If the private sector ran a surplus (sold more than it bought) than either the government must have bought more than the taxes it took from the private sector, or the foreign market must have bought from us more thqn they sold to us.

    Excuse - a bit longwinded - easier to write too much than the right amount.

    Cheers.

    Martin Wolf did a nice column on this in mid June and another in mid July.

    I'm babbling because it seems that this very simple idea is hidden in a pile of obfuscation when it should be the starting point of all public discourse on the subject of governments role in the economy.

    And I love your essays - you are so on point and have such a nice way of explaining things.

    Pls escuse - above phrased poorly - 97% directed to Allen, last 3% directed to Ms. Udall. Once you submit I dont believe there is a way to edit.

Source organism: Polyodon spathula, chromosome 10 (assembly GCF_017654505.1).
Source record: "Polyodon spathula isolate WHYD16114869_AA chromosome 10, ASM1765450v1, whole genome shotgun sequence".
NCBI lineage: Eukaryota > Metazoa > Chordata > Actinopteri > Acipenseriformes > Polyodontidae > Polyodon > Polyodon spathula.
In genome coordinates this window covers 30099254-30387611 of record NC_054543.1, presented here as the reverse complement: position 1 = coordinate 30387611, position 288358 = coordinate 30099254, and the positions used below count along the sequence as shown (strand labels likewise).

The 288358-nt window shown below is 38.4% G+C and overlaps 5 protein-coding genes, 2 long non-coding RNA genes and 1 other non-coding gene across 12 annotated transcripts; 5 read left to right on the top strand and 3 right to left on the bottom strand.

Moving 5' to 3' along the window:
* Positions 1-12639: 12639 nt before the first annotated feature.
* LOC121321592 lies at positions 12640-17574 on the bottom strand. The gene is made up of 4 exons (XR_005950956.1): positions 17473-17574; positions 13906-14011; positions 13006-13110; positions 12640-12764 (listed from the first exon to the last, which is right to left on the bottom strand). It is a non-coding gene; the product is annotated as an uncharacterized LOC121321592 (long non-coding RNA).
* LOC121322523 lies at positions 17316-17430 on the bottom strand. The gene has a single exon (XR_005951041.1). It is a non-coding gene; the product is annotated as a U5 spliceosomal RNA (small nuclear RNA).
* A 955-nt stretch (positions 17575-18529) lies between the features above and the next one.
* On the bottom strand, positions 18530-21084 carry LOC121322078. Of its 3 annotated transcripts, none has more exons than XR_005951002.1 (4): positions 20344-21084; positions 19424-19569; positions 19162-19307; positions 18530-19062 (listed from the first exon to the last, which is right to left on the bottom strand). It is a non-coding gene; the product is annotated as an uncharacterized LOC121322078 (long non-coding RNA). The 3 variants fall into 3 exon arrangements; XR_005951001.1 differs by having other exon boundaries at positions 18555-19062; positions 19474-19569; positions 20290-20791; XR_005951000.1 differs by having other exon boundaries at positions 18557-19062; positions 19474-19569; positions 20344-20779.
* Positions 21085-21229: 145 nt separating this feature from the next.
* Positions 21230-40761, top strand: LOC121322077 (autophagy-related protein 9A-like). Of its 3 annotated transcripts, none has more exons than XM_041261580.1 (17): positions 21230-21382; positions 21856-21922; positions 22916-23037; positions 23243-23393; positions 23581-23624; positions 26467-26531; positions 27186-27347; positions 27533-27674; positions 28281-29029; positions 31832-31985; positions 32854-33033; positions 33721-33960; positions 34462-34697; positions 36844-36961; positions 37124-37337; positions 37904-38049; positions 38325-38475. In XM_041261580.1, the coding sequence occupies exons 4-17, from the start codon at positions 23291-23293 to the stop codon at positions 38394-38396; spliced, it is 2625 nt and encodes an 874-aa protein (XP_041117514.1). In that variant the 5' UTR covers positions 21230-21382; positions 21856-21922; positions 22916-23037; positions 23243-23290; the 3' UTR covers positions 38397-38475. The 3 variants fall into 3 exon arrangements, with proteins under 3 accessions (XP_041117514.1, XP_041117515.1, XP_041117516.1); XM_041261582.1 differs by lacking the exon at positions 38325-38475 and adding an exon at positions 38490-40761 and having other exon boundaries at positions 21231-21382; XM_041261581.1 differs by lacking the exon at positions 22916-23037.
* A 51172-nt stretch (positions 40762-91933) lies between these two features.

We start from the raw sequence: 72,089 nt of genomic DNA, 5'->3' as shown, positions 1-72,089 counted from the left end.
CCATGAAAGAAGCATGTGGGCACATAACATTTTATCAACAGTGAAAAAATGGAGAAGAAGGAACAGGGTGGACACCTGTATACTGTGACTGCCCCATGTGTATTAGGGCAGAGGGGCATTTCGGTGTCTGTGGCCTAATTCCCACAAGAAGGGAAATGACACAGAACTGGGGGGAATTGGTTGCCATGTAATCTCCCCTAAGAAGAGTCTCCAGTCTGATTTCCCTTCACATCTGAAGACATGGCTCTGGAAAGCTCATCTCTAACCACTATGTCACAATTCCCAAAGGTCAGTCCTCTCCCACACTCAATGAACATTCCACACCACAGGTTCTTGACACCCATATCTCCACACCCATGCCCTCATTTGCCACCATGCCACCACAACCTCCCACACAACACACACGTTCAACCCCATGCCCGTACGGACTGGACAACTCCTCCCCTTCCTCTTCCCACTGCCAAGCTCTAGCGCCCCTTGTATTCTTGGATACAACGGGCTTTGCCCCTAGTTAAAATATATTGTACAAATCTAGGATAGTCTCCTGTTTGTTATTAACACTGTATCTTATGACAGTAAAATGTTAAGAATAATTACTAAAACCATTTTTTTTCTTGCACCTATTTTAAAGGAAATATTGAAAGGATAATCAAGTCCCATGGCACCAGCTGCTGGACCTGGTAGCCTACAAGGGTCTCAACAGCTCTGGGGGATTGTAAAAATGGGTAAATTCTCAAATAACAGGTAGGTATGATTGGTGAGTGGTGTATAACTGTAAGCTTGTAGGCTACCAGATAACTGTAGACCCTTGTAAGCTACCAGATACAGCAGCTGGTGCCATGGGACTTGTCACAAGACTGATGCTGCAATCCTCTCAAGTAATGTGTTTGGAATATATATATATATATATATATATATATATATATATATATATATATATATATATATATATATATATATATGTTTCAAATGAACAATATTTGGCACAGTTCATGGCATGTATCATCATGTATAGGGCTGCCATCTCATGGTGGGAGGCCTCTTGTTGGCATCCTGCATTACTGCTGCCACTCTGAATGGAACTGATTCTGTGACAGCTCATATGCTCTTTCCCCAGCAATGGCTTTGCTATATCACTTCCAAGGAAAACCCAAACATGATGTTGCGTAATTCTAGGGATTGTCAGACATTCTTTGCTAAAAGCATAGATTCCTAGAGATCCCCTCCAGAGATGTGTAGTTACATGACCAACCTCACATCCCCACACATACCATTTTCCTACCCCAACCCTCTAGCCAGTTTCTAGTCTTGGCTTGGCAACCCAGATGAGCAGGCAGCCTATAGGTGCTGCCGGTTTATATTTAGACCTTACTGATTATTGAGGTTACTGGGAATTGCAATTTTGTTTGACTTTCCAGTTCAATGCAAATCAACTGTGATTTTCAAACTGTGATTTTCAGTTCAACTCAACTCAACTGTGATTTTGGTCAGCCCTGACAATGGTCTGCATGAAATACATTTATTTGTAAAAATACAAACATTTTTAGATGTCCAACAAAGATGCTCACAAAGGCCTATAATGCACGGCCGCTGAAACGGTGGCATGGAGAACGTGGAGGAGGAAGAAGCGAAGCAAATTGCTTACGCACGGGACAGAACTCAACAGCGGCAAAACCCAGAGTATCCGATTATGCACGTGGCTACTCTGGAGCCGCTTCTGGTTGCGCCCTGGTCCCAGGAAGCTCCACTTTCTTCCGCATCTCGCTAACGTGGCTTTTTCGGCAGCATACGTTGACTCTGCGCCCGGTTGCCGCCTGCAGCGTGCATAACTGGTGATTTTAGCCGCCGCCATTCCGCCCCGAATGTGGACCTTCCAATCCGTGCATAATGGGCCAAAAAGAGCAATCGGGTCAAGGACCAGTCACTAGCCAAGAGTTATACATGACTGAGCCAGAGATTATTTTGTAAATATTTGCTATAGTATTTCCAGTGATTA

Thank you for clarifying. A point that confuses me is which way to count the trade balance. If I call the 3 parts of the equation:
    private sector, individual and corporate = P
    Foreign trade= F
    Government=G

    P+F+G=0

    But how do I determine the sign on F? + because foreigners are buying more than they are selling? I can see that if P is saving more than spending, then G must be spending more than saving but fitting F in confuses me.

    Actually, just as I was typing I think I got it clear. P is saving so they are taking money out of the domestic economy. F is removing money also since we buy more from overseas than we sell. So G has to put back in an equal amount. There, does that make sense? You don't really understand something until you can explain it someone once told me. Where are Mr. Wolf's articles available?

    Allen - While you’ve got it right, I suggest you not think in terms of putting money into the domestic economy because you can then get this subject confused with the subject of creating money. Think instead in term of buying and selling.